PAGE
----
What hardware did you use to transfer and restore the recordings?
Jeff: “I used the StudioLive 164.2’sEQ on these recordings because I really love the Fat Channel. I was first on the list when I heard the StudioLive was coming out. Once I got my hands on it I was like ‘Cool!’ It’s my main console, everything goes through it to get into the computer.”
“My wife found the reel-to-reel I used, a Pioneer quad, at a garage sale. Got it for 50 bucks. The material recorded at 1 7/8 ips would only play at 3 ¾ ips on this tape machine, so it was still twice as fast as real time. Of course I couldn’t EQ that, so I had to pitch it down in software and then run it through the StudioLive. There were 3 reels recorded at 7.5 ips that I could process through the StudioLive directly before taking it to software for fine-tuning, pitch correction, and noise reduction.”
Will the recordings be made publicly available? Or is releasing all these old songs form these artists a licensing nightmare?
Jeff: “Exactly. Contracts were looser back then. I gotta tell ya, over 90-95 percent of this music was performed by local artists. Some are way out of tune, some can’t hit notes, and of course the mix was awful by today’s standards. I need to be careful about the copyright issues. Several friends of mine have asked for copies, there were a couple of artists who were pretty popular in the day who are now gone, singing some of their hits.”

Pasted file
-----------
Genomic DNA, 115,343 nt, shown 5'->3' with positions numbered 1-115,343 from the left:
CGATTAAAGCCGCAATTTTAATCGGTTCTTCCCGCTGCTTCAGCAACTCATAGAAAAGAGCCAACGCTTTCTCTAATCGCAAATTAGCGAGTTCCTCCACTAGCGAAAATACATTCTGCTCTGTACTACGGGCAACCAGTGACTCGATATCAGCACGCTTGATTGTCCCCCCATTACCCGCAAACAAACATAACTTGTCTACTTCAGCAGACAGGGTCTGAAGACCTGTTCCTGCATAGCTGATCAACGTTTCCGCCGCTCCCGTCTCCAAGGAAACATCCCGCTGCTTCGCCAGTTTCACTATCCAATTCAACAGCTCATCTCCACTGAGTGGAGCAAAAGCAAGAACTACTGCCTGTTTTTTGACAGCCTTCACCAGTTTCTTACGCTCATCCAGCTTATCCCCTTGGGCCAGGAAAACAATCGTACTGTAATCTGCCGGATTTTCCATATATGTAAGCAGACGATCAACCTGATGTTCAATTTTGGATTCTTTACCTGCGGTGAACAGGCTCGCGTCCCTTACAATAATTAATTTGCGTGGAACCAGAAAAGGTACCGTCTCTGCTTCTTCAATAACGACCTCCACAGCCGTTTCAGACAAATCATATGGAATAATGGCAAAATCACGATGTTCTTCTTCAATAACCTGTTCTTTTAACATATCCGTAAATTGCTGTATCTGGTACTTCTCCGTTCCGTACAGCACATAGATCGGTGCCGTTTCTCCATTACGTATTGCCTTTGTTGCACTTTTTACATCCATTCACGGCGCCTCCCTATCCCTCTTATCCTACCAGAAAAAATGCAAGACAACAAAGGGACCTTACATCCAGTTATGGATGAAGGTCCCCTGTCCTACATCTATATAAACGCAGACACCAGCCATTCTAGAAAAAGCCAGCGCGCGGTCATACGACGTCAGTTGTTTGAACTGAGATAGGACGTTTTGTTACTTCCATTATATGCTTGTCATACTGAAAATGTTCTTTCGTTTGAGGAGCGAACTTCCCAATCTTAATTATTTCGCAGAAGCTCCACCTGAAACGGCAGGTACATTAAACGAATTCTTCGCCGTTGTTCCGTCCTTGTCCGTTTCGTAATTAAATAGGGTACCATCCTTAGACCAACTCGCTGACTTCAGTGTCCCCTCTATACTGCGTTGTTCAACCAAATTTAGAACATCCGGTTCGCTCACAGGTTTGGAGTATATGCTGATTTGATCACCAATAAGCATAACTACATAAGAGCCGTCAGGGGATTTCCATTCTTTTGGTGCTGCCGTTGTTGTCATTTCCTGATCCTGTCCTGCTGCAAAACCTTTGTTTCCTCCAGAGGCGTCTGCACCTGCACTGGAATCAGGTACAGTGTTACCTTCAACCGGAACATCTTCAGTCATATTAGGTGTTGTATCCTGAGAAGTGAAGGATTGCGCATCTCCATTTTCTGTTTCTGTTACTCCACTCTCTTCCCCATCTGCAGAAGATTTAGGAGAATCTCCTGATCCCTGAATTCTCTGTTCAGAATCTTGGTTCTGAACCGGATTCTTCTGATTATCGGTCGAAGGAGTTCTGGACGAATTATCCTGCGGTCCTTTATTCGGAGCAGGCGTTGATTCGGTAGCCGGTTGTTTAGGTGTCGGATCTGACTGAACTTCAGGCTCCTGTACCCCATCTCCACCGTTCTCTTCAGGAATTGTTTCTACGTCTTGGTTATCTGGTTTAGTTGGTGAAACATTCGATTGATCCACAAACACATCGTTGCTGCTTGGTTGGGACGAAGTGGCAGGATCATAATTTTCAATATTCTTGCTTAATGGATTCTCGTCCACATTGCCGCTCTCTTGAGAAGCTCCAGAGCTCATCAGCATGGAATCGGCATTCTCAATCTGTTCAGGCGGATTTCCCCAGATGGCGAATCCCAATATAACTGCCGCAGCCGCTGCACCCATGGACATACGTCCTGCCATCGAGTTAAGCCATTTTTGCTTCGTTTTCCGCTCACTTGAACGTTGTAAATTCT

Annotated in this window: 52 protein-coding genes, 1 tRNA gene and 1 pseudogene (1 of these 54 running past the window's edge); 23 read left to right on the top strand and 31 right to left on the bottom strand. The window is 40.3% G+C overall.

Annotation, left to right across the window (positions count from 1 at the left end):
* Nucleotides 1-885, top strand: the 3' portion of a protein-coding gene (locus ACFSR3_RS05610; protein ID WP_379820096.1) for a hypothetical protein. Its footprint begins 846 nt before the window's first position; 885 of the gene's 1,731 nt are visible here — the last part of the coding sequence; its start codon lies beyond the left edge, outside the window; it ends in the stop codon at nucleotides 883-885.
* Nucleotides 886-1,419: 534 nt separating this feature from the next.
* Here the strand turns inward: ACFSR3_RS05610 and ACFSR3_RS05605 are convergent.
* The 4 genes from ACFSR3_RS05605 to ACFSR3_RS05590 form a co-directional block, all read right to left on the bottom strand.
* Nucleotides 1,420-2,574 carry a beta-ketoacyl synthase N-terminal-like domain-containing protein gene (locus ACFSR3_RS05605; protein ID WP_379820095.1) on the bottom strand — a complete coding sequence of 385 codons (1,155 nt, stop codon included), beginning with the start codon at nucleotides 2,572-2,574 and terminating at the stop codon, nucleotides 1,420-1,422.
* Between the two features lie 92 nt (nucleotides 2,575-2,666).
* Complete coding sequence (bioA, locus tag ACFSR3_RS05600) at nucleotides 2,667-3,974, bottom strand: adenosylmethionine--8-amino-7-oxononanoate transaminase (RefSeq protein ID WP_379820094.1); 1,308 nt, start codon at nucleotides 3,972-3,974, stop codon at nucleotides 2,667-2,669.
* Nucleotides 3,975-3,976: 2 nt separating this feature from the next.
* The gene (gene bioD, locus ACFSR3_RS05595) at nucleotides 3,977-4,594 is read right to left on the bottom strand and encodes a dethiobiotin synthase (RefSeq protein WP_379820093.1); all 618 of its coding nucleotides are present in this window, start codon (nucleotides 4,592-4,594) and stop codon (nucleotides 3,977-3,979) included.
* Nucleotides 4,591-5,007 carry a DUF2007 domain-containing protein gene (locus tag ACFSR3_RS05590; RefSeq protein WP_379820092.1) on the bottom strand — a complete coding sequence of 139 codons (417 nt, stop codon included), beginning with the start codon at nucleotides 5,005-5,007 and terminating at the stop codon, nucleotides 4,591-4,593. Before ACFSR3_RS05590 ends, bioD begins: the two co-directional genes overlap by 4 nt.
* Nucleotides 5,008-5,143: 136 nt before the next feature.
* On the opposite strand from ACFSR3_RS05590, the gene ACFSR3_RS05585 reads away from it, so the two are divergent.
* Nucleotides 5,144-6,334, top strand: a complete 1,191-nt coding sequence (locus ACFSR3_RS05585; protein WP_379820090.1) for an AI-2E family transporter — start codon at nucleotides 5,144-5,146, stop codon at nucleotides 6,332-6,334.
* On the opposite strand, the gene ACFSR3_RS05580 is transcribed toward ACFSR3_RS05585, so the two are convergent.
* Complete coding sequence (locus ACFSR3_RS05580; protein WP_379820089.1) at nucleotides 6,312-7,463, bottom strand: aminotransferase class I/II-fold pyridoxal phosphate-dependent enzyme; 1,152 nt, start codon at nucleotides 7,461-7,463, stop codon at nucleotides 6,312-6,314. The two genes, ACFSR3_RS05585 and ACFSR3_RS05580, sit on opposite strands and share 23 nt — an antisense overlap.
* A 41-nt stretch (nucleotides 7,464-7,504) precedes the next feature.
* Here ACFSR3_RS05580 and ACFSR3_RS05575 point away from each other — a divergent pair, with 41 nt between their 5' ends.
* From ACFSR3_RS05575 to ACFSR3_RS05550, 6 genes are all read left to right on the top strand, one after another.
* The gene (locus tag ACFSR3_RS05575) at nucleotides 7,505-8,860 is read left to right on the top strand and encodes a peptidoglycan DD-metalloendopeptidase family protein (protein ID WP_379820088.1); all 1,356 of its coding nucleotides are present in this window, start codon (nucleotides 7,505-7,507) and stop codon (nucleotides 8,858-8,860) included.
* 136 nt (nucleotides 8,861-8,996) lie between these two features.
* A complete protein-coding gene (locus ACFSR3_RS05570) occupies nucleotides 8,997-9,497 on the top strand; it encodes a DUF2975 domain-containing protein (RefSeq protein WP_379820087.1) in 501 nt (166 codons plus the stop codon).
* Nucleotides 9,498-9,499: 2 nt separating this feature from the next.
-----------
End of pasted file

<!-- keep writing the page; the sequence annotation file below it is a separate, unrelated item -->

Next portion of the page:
Thanks, Jeff. Anything else to add about the StudioLive?
Jeff: “I don’t use it as a typical recording or musician-guy. Most of my use has been for advertising and corporate events. I learned early on that if I was gonna work with bands, I had to work with no budgets and weird hours! I figured that wasn’t for me.”
“Since I’ve had the StudioLive, I’ve recorded Scott Innes, whose voice credits include Scooby Doo and Shaggy, who lives in Baton Rouge. I’ve also done quite a bit of work with Warner Bros. using the StudioLive.”
“Another thing I use it for is the Louisiana State Medical Society Annual House Delegates meeting. I use the StudioLive’s noise gates on their mics—it’s a big live room, and there’s a lot of interaction going on. So, I don’t have to worry about running gain on my mics. I love it. It has that finesse I need to mute a mic when not in use, but when the person starts talking it breaks the gate… good to go! I also rent a StudioLive 24.4.2 for the annual Acadian Ambulance Service Paramedic of the Year award program. More like a theatrical event with lots of wireless mics, skits and over 80 sound cues!”
[International Sales Director of Mystery Mark Williams reports from the inner sanctum of La Gruta! Fortunately for us, his 6G geniusphone prototype was able to acquire adequate reception to get these photos out from deep within a quarter-mile of Mexican bedrock.]
“I had lunch today at La Gruta with one of our Mexican distributors. The restaurant is inside a volcanic cave that was used by the Mayans and also played a part in the Mexican Revolution. It was established in 1906. There’s nothing like an interesting lunch environment after a week of presentations, demos, clinics, foiled assassination attempts, and meetings.”